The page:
For the past hundred years, the rectangular watch has been the timepiece of choice for the sophisticated, discerning collector who yearns for originality. In fact, the Cartier Tank, beloved for its angular shape, is often considered the most iconic rectangular watch of all time, and those who wear rectangular watches are famous for simply, and utterly, adoring them.
You may be familiar with the Truman Capote quote he quipped at a journalist who was interviewing him, “Take that ugly watch off your wrist and put on this one,” the author reportedly yelled, taking off his own Cartier Tank and sliding it across the desk. “I beg you, keep it – I have at least seven at home.”
While Cartier may have made the rectangular wristwatch famous, a number of other manufacturers have also designed their own angular watches that have garnered loyal followings along the way. Among these brands is Rolex, who has produced a number of square and rectangular watches over the years, most notably within the Rolex Cellini collection.
Rectangular Rolex Cellini Watches
Rectangular Rolex Facts:
– Rectangular watches are among the very first Rolex models ever created.
– Many of Rolex’s earliest rectangular watches pre-date the invention of the Oyster Case.
– Rectangular Rolex watches can be found with either square or rectangle shaped cases.
– Most rectangular Rolex watches have been produced within the Cellini collection.
– Rectangular Rolex watches with prominent small-seconds hands are often called “Doctor’s Watches” by collectors.
– Excluding vintage models, most rectangular Rolex watches are crafted from either solid gold or platinum.
– Rectangular Rolex watches typically do not feature screw-down winding crowns or case-backs.
Click here to learn more about the history of the Rolex Cellini collection.
History of Rectangular Watches
The square watch has always been an exclusive timepiece by design. Back in the early days of watchmaking, it was actually much harder to house a mechanical movement inside a rectangular case. Rectangular movements not only took up much more space, but the case around it was also harder to engineer. This is why most watches were (and still are) largely round in design. It is this inherent exclusivity that has made the rectangular watch a symbol of sophistication and style for the past century.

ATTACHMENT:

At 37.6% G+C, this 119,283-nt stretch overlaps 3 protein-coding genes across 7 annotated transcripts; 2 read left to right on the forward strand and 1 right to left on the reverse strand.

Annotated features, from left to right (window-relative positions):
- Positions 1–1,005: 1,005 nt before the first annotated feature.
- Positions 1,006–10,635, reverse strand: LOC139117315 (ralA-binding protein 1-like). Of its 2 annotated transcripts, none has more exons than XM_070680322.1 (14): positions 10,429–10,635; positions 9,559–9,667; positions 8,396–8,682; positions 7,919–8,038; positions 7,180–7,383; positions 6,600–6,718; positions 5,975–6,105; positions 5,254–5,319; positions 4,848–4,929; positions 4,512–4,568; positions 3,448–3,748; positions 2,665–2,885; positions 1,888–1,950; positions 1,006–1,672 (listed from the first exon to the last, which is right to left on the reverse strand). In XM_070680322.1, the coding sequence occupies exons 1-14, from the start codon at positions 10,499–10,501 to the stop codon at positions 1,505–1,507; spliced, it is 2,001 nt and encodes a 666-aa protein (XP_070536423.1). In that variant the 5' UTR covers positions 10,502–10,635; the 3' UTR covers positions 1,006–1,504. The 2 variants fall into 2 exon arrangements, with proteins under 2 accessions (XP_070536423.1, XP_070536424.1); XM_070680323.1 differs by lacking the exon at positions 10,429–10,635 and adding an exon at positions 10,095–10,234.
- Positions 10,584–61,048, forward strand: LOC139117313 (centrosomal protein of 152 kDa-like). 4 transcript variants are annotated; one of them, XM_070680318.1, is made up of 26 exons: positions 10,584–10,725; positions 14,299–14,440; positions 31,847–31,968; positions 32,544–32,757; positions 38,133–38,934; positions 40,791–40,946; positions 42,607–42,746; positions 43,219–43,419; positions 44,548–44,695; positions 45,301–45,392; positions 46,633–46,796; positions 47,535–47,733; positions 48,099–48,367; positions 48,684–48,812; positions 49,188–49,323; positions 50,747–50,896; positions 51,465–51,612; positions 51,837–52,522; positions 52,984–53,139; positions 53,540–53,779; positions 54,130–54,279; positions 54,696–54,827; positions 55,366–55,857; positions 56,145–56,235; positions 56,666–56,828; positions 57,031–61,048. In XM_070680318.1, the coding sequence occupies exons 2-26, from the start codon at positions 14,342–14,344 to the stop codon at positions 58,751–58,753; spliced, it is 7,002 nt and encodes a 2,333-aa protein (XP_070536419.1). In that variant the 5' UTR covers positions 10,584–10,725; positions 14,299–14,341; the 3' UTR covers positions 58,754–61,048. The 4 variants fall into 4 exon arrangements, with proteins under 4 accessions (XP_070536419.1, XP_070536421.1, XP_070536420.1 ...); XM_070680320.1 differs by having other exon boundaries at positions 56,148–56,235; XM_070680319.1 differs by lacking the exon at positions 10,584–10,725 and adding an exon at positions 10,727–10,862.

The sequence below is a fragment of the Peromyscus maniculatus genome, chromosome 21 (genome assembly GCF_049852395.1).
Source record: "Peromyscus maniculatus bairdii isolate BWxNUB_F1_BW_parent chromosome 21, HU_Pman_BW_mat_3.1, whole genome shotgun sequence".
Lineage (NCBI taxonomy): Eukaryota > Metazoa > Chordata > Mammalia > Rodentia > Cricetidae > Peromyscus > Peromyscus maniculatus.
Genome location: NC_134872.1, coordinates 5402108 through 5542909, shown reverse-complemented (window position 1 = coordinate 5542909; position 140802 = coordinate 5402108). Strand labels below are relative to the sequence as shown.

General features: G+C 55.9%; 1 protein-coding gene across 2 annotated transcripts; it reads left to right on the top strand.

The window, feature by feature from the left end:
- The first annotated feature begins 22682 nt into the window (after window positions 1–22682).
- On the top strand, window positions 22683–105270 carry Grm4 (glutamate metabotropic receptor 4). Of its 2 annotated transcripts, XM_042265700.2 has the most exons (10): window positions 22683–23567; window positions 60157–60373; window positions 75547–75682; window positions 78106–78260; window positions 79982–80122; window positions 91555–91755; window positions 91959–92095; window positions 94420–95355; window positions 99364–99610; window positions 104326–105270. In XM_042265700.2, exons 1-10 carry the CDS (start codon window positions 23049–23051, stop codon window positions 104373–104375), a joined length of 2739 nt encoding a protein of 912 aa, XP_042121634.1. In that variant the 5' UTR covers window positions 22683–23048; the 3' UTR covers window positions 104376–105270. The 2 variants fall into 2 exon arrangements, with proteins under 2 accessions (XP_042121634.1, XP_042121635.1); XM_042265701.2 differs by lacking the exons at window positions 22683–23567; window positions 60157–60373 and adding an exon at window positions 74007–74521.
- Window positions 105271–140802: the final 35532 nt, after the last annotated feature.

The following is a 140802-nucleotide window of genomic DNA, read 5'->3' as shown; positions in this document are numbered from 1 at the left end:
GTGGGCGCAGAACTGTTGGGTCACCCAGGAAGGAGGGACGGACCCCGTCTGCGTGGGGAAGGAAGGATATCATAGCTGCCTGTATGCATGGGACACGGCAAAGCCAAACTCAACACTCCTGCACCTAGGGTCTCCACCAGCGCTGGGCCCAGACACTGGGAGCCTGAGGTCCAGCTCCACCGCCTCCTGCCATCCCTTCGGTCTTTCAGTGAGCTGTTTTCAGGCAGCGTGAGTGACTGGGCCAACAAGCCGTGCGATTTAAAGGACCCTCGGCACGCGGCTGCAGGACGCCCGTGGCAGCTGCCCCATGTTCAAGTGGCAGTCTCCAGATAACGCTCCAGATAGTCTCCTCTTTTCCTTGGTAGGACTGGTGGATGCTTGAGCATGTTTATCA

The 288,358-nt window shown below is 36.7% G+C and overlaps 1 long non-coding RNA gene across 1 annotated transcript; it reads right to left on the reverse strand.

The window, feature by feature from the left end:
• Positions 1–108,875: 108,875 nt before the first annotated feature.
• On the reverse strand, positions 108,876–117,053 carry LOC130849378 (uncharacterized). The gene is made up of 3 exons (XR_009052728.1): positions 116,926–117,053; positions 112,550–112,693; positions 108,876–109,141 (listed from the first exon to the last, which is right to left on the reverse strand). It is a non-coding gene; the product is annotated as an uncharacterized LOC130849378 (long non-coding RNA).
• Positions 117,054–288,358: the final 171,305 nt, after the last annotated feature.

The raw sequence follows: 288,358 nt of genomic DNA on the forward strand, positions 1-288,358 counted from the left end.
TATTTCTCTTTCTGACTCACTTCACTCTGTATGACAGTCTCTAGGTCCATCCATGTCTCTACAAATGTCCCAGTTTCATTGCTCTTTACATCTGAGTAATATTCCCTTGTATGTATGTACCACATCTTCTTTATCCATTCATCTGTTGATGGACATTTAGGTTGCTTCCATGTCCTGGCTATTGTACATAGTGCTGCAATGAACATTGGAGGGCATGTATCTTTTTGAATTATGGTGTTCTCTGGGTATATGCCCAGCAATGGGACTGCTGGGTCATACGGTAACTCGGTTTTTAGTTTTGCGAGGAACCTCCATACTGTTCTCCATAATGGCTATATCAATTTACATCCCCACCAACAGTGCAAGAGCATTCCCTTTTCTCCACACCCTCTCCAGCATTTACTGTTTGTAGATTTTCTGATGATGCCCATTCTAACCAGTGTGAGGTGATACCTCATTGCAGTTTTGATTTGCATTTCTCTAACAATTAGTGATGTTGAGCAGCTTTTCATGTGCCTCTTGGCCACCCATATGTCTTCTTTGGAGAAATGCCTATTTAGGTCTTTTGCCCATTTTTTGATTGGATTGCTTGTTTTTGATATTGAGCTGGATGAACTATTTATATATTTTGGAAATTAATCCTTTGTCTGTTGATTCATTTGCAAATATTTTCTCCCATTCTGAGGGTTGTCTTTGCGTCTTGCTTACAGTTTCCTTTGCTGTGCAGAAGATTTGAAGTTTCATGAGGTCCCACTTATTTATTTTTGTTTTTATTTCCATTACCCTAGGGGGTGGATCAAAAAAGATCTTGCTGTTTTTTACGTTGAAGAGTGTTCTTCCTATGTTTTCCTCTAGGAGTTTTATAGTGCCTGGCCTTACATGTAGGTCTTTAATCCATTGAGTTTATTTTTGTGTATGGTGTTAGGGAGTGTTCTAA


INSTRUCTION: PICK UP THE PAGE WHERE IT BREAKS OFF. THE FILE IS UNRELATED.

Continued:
The wristwatch itself has a relatively short history, women first wearing ornate wristwatches (known as wristlets) during the late 19th century. The trend caught on with men more widely a few decades later in the early in the 20th century when they began wearing watches on their wrists out of necessity during World War I (as you might imagine, one doesn’t want the additional hassle of fumbling with a pocket watch during a combat situation).
However, we did see one of the world’s first wristwatches – a pilot’s watch no less – appear a full decade before the war in 1904, when Cartier famously created the square Santos wristwatch for his famous Brazilian aviator friend, Alberto Santos-Dumont. Interestingly, the design was inspired by one of Cartier’s earlier square pocket watches, but fitted with a highly legible, Art Deco-inspired dial to make it easy to read on the fly. About a decade later, Cartier would do it again, introducing the Tank, noteworthy for its unique, rectangular case shape which stood out among its round counterparts of the time. This watch, first designed in 1917, was famously inspired by the armored, Renault FT-17 tanks used on the Western Front in WWI. The first Cartier Tank watches weren’t released until after the war in 1919, and they have since become incredibly popular with a wide range of collectors.
The following decades would see a slew of other manufacturers introduce their very own rectangular designs to tap into the trend. However, rectangular watches have had an enduring legacy, beloved for their unique shape, exclusivity, and inherent elegance.
What are Rectangular Watches Called?
Sometimes, collectors refer to rectangular watches as “Tanks” even if they are not Cartier models. However, more often than not, a rectangular watch is called just that. Square watches also fall under the rectangular watch category. But, often these watches will just be labeled as square watches.
Rectangular Rolex Watches
As the world’s most famous brand, Rolex watches are renowned for their precision and design. The Swiss watchmaker has produced some of the world’s most recognizable watches, from the President to the Daytona; however, its rectangular watches have largely flown under the radar for decades.
For example, the rectangular Rolex Prince is one of the brand’s first-ever wristwatches. First produced in 1928 (the company was only founded in 1905) the Prince was designed to capitalize on the rectangular watch trend. Being one of Rolex’s earliest creations, this watch was made in very limited numbers and is worth a significant amount today. Rolex also produced a number of square and rectangular Cellini timepieces (the brand’s luxury dress watch collection) over the years, and even revived the Price line within the Cellini collection; however, Rolex no longer offers any square or rectangular watches in its contemporary lineup.